A Stormy Reunion

Written By: Dorothy  Mackey

They sat silently, each pondering the startling events of the day. Jeannie clung to Greg,

Don held Penny’s shivering hand. The sweetness of their day turned into sorrow by a tragic twist of fate.

Greg’s thoughts wandered back to earlier that day. His old pal Mike’s wedding promised more fun than a High School reunion. He knew Don and his wife, Penny, would be attending. They managed to keep in touch by phone. It was just five years ago that Greg held the honor of best man at their wedding. Penny once a school cheer leader, enjoyed decorating her new home, and caring for their bubbly two year old. Don owned a busy, construction company. Quiet nights replaced those frivolous high school and college days.

After parking Greg entered the side door of the Sacred Heart Church in Southampton .The ceremony had begun – and so had the rain. The happy couple exchanged vows and rushed back to the limo. Greg misplaced his directions and followed the entourage to the reception in Sag Harbor They drove though the muddy, back roads. Arriving guests entered beneath a canopy, and French Doors lead to the reception hall where surrounding windows revealed the foggy Peconic Bay. “Hey, Greg, We’ve been looking for you.”  Don led him into the ballroom. Greg could see Penny waving.

He noticed the familiar figure next to Penny. Five years of separation had not altered his feelings. “How…nice to see you,” He stuttered.   After greeting other friends at the table, Greg sat in the only empty chair – next to Jeannie. (A planned move on Penny’s part, he was sure.)  Penny hadn’t lost her knack of stirring up fun.  She egged everyone into spurting out wacky stories and kept the conversation light.  This helped ease the tension between Greg and Jeannie.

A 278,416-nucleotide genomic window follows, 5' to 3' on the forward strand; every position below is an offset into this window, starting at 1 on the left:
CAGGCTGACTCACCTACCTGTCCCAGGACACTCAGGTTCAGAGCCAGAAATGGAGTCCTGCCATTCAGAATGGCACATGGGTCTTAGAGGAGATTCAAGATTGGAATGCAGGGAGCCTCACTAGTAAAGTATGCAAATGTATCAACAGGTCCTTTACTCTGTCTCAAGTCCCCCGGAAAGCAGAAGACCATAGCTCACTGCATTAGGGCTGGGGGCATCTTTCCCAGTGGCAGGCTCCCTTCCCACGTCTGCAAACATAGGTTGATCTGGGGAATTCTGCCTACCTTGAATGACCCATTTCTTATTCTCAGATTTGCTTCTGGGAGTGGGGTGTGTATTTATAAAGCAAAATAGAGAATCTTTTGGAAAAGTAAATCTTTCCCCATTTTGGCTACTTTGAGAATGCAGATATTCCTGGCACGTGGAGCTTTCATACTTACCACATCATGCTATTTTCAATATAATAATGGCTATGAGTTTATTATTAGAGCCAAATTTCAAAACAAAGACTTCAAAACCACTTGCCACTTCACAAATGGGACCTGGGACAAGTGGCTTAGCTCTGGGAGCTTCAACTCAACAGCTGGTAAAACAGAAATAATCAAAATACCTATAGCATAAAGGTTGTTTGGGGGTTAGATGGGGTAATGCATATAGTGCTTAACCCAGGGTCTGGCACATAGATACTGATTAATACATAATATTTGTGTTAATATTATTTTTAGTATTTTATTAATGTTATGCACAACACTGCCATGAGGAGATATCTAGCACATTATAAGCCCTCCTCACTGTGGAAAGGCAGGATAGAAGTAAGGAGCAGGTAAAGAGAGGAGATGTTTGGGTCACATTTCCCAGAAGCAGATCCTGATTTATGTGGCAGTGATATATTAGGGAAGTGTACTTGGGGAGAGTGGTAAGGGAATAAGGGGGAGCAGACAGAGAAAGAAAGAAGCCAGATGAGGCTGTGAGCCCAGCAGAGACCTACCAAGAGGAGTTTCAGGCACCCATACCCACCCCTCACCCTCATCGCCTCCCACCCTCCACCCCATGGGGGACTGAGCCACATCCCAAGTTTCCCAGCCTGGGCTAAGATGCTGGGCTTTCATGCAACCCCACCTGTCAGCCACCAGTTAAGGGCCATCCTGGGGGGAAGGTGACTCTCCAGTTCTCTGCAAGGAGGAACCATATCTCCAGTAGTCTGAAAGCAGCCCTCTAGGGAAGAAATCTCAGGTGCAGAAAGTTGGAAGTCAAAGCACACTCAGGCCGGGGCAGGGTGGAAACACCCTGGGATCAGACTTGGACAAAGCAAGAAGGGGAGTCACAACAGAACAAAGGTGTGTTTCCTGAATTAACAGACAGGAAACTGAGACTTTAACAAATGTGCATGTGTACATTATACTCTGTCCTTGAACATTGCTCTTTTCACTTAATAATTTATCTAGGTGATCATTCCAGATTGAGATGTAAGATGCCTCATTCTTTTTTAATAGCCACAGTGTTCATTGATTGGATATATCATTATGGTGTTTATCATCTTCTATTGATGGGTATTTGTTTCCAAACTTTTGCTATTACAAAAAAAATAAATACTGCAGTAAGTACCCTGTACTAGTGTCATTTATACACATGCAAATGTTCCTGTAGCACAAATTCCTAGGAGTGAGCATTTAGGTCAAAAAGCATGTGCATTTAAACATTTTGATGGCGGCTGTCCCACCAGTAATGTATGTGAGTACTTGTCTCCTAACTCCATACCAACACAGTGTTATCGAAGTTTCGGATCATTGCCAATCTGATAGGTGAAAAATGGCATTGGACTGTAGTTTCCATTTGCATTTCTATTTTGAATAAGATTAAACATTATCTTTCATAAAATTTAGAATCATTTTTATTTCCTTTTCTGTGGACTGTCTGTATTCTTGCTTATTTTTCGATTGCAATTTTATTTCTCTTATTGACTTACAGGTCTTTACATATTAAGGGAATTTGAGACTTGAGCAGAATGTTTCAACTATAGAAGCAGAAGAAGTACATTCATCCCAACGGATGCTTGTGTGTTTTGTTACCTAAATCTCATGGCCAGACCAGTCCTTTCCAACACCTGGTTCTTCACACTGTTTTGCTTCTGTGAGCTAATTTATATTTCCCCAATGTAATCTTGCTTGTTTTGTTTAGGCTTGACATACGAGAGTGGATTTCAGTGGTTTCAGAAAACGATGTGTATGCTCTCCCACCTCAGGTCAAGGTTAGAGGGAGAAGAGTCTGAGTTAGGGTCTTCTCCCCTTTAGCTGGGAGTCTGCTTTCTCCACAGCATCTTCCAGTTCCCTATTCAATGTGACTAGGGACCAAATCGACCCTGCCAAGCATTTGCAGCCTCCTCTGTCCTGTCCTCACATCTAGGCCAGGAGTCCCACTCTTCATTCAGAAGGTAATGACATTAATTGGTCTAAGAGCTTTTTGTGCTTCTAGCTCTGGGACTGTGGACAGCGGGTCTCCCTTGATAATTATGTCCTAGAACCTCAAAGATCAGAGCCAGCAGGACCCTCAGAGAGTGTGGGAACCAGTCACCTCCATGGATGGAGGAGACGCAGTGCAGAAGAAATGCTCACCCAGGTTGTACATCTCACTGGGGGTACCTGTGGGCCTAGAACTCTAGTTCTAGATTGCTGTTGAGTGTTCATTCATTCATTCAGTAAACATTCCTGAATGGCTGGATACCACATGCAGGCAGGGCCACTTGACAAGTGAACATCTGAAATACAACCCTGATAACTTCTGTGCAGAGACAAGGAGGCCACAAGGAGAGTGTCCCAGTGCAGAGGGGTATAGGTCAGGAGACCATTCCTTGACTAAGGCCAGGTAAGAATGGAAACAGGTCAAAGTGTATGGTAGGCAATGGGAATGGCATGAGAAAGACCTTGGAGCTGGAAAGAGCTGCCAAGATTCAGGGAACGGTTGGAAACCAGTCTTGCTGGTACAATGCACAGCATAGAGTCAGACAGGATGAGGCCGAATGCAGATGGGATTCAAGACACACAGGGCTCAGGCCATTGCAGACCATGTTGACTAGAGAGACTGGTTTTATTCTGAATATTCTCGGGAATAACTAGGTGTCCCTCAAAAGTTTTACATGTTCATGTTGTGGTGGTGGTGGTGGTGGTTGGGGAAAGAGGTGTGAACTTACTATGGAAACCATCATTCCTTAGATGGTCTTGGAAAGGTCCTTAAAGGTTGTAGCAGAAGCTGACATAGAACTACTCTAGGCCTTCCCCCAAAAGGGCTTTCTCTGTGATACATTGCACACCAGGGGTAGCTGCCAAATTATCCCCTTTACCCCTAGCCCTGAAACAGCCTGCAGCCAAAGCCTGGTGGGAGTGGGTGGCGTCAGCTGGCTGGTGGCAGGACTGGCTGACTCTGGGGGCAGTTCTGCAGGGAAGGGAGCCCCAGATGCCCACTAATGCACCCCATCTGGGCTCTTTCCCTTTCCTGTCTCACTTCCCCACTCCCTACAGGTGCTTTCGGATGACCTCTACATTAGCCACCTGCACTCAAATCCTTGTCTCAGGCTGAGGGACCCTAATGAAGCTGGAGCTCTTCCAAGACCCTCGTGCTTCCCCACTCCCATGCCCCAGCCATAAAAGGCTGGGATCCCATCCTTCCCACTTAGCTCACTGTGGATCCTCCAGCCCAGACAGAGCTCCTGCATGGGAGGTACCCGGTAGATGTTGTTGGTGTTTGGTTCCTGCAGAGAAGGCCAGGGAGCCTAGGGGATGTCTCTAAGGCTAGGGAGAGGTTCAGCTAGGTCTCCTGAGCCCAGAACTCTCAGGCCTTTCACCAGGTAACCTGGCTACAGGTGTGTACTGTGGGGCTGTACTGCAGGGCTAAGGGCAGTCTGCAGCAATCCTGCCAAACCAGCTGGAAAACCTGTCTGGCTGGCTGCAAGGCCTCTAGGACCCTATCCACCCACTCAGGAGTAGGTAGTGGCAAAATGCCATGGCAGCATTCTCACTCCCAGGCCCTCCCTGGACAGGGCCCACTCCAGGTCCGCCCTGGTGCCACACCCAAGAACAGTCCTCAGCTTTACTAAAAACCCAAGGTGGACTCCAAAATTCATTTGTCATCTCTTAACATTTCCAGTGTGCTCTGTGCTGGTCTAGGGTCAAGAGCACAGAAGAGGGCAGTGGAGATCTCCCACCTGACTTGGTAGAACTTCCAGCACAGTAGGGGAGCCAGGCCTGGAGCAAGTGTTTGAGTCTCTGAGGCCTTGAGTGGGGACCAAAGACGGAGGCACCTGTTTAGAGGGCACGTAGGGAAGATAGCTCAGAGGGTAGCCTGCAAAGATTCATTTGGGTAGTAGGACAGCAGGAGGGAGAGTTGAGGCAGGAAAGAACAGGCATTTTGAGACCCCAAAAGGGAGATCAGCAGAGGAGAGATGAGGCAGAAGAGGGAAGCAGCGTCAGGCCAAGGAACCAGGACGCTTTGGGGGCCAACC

Later in the night, however, dancing together brought back tender memories. Greg concluded that their break up was understandable – too much studying and not enough attention to her.  He dismissed their broken engagement as a thing of the past, and felt lucky to have her in his arms again.  Jeannie fought back tears of happiness.

When the band played “The LAST DANCE “Penny exclaimed, “It’s early, let’s find a nice little place to have coffee and gab.”  Jeannie said she would love to but had to catch the bus to the train.  Greg said “No problem, I can take you.  I promised to give Penny and Don a lift home too.” Jeannie hesitated a second and then consented to join them.

An instant before reaching the exit gate, a clash of thunder and lightning predicted a bumpy ride ahead.  Determined not to let weather interfere with their excitement of being together, they ignored the threatening storm. After bellowing out their old Alma Mater, Greg realized they should have reached the highway. Don agreed.  “Maybe we should have turned at that fork about a mile back.” They found the alternate route and assumed it to be the right way.  Another loud burst and cascades of heavy blinding rain obstructed Greg’s vision.  He drove warily realizing the hazards.  “All this stress is awakening my appetite.” Penny said.  “Guess, you’ll never change, Penny.  Here we are in the middle of a flood and all you can think about is your stomach,” Don remarked.   Before another word was spoken, Greg’s new 1990 BMW started sliding into a ditch at the end of a curved road. “Oh, darn, I left the shovel and chains home. The rain could continue for hours. The guys decided to go for help.  “Oh, you’re not leaving us alone in this dark deserted place,” they protested. The girls discovered a plastic tarp in the back of the car. Throwing it over their heads they trekked along the side of the road.  A car passed by, apparently, unable to see them. Finally, they spotted a house.